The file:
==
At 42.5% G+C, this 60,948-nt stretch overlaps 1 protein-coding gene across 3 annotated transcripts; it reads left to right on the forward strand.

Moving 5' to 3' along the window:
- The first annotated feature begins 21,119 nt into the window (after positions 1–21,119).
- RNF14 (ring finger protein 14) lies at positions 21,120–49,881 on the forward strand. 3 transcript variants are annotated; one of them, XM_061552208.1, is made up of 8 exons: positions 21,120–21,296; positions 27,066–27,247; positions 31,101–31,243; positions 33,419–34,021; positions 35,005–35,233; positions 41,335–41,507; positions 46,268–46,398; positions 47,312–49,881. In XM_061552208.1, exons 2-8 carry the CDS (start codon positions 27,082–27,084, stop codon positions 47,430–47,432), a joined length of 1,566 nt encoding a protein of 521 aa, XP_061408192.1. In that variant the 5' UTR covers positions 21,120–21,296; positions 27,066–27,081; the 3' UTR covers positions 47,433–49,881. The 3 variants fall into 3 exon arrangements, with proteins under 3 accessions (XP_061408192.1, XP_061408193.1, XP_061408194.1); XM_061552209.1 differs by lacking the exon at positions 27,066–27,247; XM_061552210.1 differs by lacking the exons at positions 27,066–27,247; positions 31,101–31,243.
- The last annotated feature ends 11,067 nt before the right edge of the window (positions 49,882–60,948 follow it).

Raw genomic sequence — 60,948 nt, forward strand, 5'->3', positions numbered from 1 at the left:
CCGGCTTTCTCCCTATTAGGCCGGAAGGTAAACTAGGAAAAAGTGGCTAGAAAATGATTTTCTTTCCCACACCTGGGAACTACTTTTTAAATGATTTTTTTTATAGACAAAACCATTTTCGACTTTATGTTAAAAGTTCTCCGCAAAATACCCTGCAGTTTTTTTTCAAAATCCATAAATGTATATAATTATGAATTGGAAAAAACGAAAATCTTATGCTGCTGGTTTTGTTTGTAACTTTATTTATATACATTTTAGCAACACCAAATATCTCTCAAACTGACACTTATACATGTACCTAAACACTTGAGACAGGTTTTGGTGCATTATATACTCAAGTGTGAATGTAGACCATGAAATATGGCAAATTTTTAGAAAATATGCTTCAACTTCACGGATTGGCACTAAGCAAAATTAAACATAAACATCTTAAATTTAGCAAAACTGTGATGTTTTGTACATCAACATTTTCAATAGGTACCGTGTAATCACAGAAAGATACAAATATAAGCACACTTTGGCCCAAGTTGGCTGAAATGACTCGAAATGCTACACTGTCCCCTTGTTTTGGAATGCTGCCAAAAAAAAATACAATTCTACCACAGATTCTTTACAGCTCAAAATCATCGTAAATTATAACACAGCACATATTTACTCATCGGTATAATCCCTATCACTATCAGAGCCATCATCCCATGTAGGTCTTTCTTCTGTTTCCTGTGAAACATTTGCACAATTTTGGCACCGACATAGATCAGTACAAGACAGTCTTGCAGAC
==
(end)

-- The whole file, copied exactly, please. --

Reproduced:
At 42.5% G+C, this 60,948-nt stretch overlaps 1 protein-coding gene across 3 annotated transcripts; it reads left to right on the forward strand.

Moving 5' to 3' along the window:
- The first annotated feature begins 21,119 nt into the window (after positions 1–21,119).
- RNF14 (ring finger protein 14) lies at positions 21,120–49,881 on the forward strand. 3 transcript variants are annotated; one of them, XM_061552208.1, is made up of 8 exons: positions 21,120–21,296; positions 27,066–27,247; positions 31,101–31,243; positions 33,419–34,021; positions 35,005–35,233; positions 41,335–41,507; positions 46,268–46,398; positions 47,312–49,881. In XM_061552208.1, exons 2-8 carry the CDS (start codon positions 27,082–27,084, stop codon positions 47,430–47,432), a joined length of 1,566 nt encoding a protein of 521 aa, XP_061408192.1. In that variant the 5' UTR covers positions 21,120–21,296; positions 27,066–27,081; the 3' UTR covers positions 47,433–49,881. The 3 variants fall into 3 exon arrangements, with proteins under 3 accessions (XP_061408192.1, XP_061408193.1, XP_061408194.1); XM_061552209.1 differs by lacking the exon at positions 27,066–27,247; XM_061552210.1 differs by lacking the exons at positions 27,066–27,247; positions 31,101–31,243.
- The last annotated feature ends 11,067 nt before the right edge of the window (positions 49,882–60,948 follow it).

Raw genomic sequence — 60,948 nt, forward strand, 5'->3', positions numbered from 1 at the left:
CCGGCTTTCTCCCTATTAGGCCGGAAGGTAAACTAGGAAAAAGTGGCTAGAAAATGATTTTCTTTCCCACACCTGGGAACTACTTTTTAAATGATTTTTTTTATAGACAAAACCATTTTCGACTTTATGTTAAAAGTTCTCCGCAAAATACCCTGCAGTTTTTTTTCAAAATCCATAAATGTATATAATTATGAATTGGAAAAAACGAAAATCTTATGCTGCTGGTTTTGTTTGTAACTTTATTTATATACATTTTAGCAACACCAAATATCTCTCAAACTGACACTTATACATGTACCTAAACACTTGAGACAGGTTTTGGTGCATTATATACTCAAGTGTGAATGTAGACCATGAAATATGGCAAATTTTTAGAAAATATGCTTCAACTTCACGGATTGGCACTAAGCAAAATTAAACATAAACATCTTAAATTTAGCAAAACTGTGATGTTTTGTACATCAACATTTTCAATAGGTACCGTGTAATCACAGAAAGATACAAATATAAGCACACTTTGGCCCAAGTTGGCTGAAATGACTCGAAATGCTACACTGTCCCCTTGTTTTGGAATGCTGCCAAAAAAAAATACAATTCTACCACAGATTCTTTACAGCTCAAAATCATCGTAAATTATAACACAGCACATATTTACTCATCGGTATAATCCCTATCACTATCAGAGCCATCATCCCATGTAGGTCTTTCTTCTGTTTCCTGTGAAACATTTGCACAATTTTGGCACCGACATAGATCAGTACAAGACAGTCTTGCAGAC